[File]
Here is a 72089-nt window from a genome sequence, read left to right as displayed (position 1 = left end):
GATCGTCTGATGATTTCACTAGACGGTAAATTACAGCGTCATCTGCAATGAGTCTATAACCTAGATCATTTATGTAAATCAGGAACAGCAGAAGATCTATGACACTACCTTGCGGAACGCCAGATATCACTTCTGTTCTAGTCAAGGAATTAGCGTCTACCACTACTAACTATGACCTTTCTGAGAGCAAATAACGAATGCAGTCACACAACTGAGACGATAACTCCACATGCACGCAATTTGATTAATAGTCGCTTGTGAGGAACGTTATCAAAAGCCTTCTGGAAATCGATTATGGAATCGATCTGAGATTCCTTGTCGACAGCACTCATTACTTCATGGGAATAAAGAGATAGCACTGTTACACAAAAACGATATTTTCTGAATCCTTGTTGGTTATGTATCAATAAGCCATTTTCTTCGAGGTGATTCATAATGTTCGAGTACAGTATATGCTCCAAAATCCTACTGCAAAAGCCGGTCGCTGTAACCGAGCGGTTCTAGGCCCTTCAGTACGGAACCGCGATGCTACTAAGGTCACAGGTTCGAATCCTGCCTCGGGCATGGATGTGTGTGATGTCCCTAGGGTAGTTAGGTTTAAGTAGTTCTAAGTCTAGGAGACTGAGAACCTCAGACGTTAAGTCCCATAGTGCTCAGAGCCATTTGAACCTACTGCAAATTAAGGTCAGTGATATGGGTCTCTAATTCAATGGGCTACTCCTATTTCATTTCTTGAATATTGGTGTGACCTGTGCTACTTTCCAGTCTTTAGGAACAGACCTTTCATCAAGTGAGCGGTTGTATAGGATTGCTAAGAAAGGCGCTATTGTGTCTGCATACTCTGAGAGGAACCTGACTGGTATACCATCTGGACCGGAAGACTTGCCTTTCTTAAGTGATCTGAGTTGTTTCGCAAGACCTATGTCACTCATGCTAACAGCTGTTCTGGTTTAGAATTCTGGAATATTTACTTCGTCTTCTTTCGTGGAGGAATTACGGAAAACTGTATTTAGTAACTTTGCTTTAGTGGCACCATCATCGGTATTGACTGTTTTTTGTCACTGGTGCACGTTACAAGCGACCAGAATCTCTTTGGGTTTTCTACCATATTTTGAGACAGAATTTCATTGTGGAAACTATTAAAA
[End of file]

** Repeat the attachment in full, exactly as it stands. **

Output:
Here is a 72089-nt window from a genome sequence, read left to right as displayed (position 1 = left end):
GATCGTCTGATGATTTCACTAGACGGTAAATTACAGCGTCATCTGCAATGAGTCTATAACCTAGATCATTTATGTAAATCAGGAACAGCAGAAGATCTATGACACTACCTTGCGGAACGCCAGATATCACTTCTGTTCTAGTCAAGGAATTAGCGTCTACCACTACTAACTATGACCTTTCTGAGAGCAAATAACGAATGCAGTCACACAACTGAGACGATAACTCCACATGCACGCAATTTGATTAATAGTCGCTTGTGAGGAACGTTATCAAAAGCCTTCTGGAAATCGATTATGGAATCGATCTGAGATTCCTTGTCGACAGCACTCATTACTTCATGGGAATAAAGAGATAGCACTGTTACACAAAAACGATATTTTCTGAATCCTTGTTGGTTATGTATCAATAAGCCATTTTCTTCGAGGTGATTCATAATGTTCGAGTACAGTATATGCTCCAAAATCCTACTGCAAAAGCCGGTCGCTGTAACCGAGCGGTTCTAGGCCCTTCAGTACGGAACCGCGATGCTACTAAGGTCACAGGTTCGAATCCTGCCTCGGGCATGGATGTGTGTGATGTCCCTAGGGTAGTTAGGTTTAAGTAGTTCTAAGTCTAGGAGACTGAGAACCTCAGACGTTAAGTCCCATAGTGCTCAGAGCCATTTGAACCTACTGCAAATTAAGGTCAGTGATATGGGTCTCTAATTCAATGGGCTACTCCTATTTCATTTCTTGAATATTGGTGTGACCTGTGCTACTTTCCAGTCTTTAGGAACAGACCTTTCATCAAGTGAGCGGTTGTATAGGATTGCTAAGAAAGGCGCTATTGTGTCTGCATACTCTGAGAGGAACCTGACTGGTATACCATCTGGACCGGAAGACTTGCCTTTCTTAAGTGATCTGAGTTGTTTCGCAAGACCTATGTCACTCATGCTAACAGCTGTTCTGGTTTAGAATTCTGGAATATTTACTTCGTCTTCTTTCGTGGAGGAATTACGGAAAACTGTATTTAGTAACTTTGCTTTAGTGGCACCATCATCGGTATTGACTGTTTTTTGTCACTGGTGCACGTTACAAGCGACCAGAATCTCTTTGGGTTTTCTACCATATTTTGAGACAGAATTTCATTGTGGAAACTATTAAAA